The Supreme Court’s upcoming fall term might be notable not only for the religious freedom cases on the docket, but also for the pending cases the court might accept or refuse in the coming days.
The Catholic dioceses of Albany and Ogdensburg, as well as other Catholic and Christian ministries, have appealed to the Supreme Court for relief from New York state’s 2017 abortion coverage mandate. The state had required employers to provide abortion coverage in health insurance for employees, but the plaintiffs argue that they “can’t in good conscience” buy an insurance policy for someone else covering the killing of a child, Rienzi said.
While the state crafted a religious exemption for some employers, “it’s an awfully stingy and, I think, illegally stingy” exemption, Rienzi said. Only religious employers which employ and serve members of the same creed could be eligible for an exemption.
“They drafted a religious exemption that Jesus Christ himself would fail,” Rienzi said. “It prefers a very, very narrow subset of religious groups.” The Supreme Court will decide later this month whether or not it will hear the case of Diocese of Albany v. Lacewell.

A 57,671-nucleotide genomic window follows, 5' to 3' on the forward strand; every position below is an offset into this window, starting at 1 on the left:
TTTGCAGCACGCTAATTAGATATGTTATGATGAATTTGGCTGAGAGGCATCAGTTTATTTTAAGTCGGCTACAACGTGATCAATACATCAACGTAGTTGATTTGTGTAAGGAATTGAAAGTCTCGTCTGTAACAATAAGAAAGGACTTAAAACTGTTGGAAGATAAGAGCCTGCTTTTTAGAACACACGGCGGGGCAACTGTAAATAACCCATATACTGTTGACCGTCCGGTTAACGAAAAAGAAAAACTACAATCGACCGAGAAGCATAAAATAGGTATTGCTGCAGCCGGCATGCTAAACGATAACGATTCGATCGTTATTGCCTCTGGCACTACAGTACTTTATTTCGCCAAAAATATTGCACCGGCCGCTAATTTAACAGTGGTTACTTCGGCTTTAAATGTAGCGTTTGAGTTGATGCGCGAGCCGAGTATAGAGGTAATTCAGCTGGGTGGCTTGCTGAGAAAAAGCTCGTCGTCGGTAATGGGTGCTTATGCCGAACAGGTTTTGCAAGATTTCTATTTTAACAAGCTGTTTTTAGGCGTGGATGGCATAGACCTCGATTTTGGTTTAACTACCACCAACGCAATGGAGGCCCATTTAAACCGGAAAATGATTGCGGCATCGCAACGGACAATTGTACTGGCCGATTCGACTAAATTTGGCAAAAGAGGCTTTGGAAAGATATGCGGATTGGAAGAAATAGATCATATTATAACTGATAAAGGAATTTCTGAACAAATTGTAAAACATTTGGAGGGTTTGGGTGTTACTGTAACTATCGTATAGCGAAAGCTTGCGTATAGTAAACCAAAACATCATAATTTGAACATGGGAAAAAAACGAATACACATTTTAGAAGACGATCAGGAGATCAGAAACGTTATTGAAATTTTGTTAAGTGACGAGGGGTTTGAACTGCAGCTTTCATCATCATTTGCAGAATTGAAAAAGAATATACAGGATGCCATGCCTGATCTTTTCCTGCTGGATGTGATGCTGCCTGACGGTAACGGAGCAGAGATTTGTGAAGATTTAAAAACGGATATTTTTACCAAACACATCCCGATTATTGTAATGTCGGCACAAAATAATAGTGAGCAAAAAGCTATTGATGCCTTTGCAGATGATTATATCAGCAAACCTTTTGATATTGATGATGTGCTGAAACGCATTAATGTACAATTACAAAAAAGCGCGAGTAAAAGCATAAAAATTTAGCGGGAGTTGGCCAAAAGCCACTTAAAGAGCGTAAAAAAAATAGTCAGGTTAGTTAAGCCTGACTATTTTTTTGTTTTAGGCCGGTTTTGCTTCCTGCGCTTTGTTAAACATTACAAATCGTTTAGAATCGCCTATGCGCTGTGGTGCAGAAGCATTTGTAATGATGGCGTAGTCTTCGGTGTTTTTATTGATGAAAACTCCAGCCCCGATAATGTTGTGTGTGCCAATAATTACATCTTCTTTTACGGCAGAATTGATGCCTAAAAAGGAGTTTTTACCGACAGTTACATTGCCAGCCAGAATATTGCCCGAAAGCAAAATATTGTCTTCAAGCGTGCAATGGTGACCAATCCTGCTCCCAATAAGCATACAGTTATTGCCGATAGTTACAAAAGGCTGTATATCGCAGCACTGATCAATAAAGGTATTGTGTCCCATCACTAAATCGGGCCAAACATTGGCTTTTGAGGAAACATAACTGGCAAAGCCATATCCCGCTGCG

In another case, the California-based Dignity Catholic health system was sued for refusing to provide a sex-change operation. The court could soon decide whether it will take up the case this term, Rienzi said.
There are several other religious freedom cases where “cert petitions” have been filed, or requests for the court to take up a particular case.
In one case of Kennedy v. Bremerton School District, a high school football coach in Washington state was fired for silently taking a knee and praying after games. He has appealed his case to the Supreme Court for a second time.
In the case of Seattle Union Gospel Mission, a faith-based homeless ministry is arguing it should be able to hire only employees of faith; the ministry faces a lawsuit from a man claiming the mission refused to hire him upon hearing he was in a same-sex relationship.
After a years-long court battle, the Little Sisters of the Poor gained relief from a federal contraceptive mandate when the Supreme Court upheld the sisters’ religious exemption to the mandate in 2020. That case, however, could be reignited if the Biden administration acts to remove the sisters’ religious exemption to the mandate.
“The case that never ends,” Rienzi quipped of the Little Sisters’ case, which is currently on hold in California and Pennsylvania. The Biden administration has asked judges for more time to act, but has not revealed any actions it might take.
“I think it’s pretty clear that the Biden administration has no place to go,” Rienzi said. The Obama administration – which first issued the mandate – “was never able to win this in court,” he said.
“The law has actually improved on religious liberty since then. I don’t think there’s actually a path for the Biden admin to revive the contraceptive mandate successfully,” he said.